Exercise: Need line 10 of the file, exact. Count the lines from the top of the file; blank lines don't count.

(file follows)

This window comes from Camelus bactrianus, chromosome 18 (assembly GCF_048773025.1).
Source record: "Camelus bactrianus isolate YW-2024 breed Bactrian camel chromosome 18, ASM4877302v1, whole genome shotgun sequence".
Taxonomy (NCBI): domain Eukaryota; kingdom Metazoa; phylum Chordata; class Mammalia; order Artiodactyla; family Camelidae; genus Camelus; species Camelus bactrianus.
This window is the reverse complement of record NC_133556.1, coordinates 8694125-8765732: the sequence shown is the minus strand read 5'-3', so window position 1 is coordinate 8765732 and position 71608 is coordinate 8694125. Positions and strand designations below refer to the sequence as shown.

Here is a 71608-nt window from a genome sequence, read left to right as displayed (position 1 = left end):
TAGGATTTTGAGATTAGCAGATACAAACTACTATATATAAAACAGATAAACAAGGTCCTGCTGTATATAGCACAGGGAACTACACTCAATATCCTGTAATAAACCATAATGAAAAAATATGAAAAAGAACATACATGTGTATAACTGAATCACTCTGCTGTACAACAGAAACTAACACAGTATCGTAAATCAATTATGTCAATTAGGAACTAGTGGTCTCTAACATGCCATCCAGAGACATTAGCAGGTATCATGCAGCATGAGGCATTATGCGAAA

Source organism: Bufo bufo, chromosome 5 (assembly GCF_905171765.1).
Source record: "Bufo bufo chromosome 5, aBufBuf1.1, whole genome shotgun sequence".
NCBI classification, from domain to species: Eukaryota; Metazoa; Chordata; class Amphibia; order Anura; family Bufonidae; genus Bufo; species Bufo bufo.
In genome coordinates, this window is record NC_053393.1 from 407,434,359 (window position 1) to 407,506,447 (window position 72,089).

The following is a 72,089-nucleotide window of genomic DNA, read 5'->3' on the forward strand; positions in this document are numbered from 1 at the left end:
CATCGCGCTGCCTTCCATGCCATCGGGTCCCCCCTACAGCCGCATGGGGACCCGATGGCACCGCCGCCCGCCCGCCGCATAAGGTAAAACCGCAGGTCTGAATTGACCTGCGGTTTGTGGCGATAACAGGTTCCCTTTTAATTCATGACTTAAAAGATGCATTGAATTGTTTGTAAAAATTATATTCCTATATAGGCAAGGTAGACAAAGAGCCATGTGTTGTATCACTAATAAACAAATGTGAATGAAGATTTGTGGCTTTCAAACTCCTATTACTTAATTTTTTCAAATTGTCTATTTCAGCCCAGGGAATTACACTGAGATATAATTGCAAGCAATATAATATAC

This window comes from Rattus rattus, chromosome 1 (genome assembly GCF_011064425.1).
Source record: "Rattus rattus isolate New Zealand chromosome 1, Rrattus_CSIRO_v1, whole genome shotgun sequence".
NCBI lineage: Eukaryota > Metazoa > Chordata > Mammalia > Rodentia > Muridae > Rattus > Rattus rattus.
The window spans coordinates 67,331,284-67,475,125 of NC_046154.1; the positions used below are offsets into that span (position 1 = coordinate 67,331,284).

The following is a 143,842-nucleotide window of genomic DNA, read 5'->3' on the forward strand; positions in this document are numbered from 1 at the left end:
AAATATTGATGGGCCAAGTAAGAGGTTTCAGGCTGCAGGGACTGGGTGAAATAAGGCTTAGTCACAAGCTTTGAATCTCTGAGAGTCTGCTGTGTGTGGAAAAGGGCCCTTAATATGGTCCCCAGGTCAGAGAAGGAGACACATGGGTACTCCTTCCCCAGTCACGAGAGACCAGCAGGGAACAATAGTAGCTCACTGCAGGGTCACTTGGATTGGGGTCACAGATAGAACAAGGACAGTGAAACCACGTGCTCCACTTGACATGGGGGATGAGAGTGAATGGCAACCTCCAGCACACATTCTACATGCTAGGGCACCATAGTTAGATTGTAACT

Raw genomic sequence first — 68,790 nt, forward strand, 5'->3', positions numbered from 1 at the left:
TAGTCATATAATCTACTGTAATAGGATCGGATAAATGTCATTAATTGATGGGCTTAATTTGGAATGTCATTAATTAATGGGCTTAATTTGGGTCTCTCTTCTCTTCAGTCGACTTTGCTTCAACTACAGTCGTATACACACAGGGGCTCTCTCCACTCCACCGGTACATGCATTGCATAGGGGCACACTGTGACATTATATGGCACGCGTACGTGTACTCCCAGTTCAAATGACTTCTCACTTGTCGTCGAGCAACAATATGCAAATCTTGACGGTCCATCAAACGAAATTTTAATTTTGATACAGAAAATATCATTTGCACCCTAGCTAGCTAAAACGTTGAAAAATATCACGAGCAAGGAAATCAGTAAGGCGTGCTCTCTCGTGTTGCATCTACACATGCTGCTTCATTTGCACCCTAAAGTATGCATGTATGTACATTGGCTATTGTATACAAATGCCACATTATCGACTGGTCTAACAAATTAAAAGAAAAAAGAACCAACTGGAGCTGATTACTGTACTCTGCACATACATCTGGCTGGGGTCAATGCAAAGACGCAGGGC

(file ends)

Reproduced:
In genome coordinates, this window is record NC_053393.1 from 407,434,359 (window position 1) to 407,506,447 (window position 72,089).